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“Best and Worst” of 2015
In 2015, 521 people used the AskforEvidence.org tool to ask organisations and people selling products for supporting information behind claims ranging from silver-lined underpants to London buses that run on used cooking oil.
We’re calling on politicians and companies to make access to evidence their New Year’s resolution for 2016. Chris Peters from the campaign says: “If someone is trying to sell you something, they should be happy to explain how it works. Unfortunately we have found many companies are happy to make wild claims, but go quiet when asked to back them up with good science. We’re calling on people to do better. Show us the evidence.”
Chris & Max Goldman from the campaign have sifted through all 521 stories and identified the best and the worst ways to respond to someone asking for evidence. They’ve seen some weird, woeful and sometimes wonderful responses along the way.
- Sending totally irrelevant ‘evidence’. Holland & Barrett sent a science paper about an ingredient that wasn’t even in its ‘Bootea Teatox’ (request for evidence originally sent in 2014).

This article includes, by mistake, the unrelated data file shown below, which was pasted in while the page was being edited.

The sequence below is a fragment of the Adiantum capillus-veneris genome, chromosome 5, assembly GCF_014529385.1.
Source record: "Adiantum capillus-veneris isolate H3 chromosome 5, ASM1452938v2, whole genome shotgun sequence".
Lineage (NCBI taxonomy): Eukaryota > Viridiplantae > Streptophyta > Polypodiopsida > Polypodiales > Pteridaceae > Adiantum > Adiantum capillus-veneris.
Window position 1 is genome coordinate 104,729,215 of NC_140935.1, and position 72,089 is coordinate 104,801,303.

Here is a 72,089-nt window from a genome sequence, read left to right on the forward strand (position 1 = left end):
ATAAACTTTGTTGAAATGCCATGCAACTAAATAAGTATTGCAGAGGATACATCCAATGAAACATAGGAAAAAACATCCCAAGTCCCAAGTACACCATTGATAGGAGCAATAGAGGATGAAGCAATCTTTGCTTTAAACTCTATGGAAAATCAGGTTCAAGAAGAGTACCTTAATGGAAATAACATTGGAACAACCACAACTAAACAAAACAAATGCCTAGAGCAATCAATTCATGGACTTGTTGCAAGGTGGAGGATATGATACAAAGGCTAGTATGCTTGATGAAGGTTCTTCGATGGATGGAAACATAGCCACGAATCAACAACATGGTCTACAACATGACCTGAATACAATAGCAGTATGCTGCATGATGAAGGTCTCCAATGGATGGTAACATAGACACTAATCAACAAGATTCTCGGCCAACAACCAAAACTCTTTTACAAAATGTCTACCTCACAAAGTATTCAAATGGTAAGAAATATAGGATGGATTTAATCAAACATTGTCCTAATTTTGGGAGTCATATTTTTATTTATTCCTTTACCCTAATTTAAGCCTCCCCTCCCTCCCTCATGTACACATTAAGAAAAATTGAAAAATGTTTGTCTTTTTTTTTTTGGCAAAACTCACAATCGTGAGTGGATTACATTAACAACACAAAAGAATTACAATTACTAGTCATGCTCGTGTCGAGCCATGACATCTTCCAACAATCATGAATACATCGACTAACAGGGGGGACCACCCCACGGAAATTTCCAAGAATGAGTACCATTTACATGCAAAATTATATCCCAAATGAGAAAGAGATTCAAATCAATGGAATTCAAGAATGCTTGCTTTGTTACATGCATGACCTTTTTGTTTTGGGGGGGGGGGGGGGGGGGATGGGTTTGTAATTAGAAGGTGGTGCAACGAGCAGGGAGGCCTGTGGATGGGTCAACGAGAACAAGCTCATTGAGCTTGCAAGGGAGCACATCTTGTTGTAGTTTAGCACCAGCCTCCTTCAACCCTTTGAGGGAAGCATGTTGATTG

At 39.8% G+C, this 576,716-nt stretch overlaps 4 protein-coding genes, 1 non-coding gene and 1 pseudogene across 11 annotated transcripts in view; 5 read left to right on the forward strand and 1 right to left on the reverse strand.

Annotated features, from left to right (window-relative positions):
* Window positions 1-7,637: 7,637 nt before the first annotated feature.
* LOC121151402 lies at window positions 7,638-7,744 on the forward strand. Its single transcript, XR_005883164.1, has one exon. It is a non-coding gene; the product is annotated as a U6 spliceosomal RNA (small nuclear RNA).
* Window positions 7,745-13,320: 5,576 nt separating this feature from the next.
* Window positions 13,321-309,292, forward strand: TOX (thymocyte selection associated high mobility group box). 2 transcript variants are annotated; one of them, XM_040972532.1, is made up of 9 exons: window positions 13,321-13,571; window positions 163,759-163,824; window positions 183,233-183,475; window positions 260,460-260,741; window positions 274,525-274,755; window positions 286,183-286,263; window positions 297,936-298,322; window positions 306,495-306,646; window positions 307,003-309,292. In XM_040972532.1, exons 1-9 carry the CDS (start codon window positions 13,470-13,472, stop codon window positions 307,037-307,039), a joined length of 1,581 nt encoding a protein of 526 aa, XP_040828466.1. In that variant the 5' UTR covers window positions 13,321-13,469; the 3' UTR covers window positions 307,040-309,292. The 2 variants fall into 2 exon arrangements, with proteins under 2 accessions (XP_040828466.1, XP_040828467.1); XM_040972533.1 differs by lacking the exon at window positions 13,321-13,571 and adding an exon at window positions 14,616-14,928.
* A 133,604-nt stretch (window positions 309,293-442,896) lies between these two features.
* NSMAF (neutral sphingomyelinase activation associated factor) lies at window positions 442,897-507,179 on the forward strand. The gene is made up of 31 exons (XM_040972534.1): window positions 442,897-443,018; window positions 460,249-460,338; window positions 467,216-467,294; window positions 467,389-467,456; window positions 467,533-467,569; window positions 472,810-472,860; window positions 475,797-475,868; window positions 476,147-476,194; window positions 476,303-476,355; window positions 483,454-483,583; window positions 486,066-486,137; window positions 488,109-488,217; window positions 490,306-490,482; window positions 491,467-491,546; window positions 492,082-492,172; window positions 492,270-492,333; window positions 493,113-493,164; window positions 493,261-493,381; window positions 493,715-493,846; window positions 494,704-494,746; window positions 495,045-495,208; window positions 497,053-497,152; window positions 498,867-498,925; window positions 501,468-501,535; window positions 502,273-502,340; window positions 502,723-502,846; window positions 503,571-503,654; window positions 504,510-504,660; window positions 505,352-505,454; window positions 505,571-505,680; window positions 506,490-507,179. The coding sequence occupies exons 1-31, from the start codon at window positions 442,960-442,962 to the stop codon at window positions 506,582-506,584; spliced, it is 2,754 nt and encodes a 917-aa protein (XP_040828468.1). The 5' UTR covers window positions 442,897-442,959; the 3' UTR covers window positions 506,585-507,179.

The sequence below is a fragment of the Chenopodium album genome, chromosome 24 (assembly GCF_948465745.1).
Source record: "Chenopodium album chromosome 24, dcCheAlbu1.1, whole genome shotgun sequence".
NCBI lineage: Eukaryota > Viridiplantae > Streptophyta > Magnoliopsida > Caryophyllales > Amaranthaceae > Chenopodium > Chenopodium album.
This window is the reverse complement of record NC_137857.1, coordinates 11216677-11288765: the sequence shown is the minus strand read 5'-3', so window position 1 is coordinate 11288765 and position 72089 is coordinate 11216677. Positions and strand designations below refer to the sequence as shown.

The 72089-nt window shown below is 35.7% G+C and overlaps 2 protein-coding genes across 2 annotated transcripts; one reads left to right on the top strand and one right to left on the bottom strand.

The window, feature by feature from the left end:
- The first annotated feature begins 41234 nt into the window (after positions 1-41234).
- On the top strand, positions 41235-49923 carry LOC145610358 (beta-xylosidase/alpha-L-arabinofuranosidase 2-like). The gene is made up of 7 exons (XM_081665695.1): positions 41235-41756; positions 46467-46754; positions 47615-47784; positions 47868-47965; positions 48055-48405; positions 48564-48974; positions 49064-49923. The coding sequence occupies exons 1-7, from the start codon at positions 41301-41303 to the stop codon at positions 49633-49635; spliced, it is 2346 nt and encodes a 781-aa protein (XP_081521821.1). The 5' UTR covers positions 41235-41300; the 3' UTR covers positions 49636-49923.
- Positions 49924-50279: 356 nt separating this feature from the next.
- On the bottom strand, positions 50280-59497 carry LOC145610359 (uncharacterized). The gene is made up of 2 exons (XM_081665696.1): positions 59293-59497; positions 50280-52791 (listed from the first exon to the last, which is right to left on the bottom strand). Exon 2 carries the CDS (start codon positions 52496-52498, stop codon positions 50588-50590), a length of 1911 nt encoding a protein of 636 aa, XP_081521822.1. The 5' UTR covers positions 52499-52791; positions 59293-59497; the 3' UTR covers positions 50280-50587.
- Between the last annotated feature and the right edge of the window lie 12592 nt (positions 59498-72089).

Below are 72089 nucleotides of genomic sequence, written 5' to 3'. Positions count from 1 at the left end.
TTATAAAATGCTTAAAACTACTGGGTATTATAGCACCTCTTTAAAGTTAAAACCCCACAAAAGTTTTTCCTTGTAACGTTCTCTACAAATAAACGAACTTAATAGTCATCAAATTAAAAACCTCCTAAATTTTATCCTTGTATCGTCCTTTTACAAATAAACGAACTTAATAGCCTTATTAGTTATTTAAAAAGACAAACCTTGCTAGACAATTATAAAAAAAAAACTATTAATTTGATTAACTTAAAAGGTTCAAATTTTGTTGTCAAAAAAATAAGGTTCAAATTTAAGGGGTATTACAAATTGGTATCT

- Distorting the science. Can Wireless Armour protect your crown jewels from electromagnetic radiation? The research they sent didn’t bear any resemblance to real world conditions.
- Citing commercial confidentiality. Does Ronseal’s antimicrobial paint do what is says on the tin? Sorry that’s classified.
- Giving anecdotes as evidence. MET police posters claiming a reduction in scooter racing in Hornsey were based on observations of just one officer.
- Silence! This happens far too often and generally doesn't look good – if you have good evidence, you have nothing to hide.
- Making a speedy correction. Benugo who run the Wellcome Collection Café immediately removed claims for a ‘detox’ juice when asked for evidence.
- Providing good evidence. Boris Johnson’s office came back with a thorough response when questioned about claims that London’s buses would be more environmentally friendly if they ran on waste cooking oil .
- Willing to discuss the evidence and its flaws. Network Rail were completely open about the uncertain evidence that led them to pilot a scheme to put blue lights in stations to reduce suicides.
- Setting the record straight. When the newspapers proclaimed that banning mankinis had reduced crime in Newquay, Devon and Cornwall Police explained they hadn’t banned mankinis, but that several other interventions could have led to reductions in crime.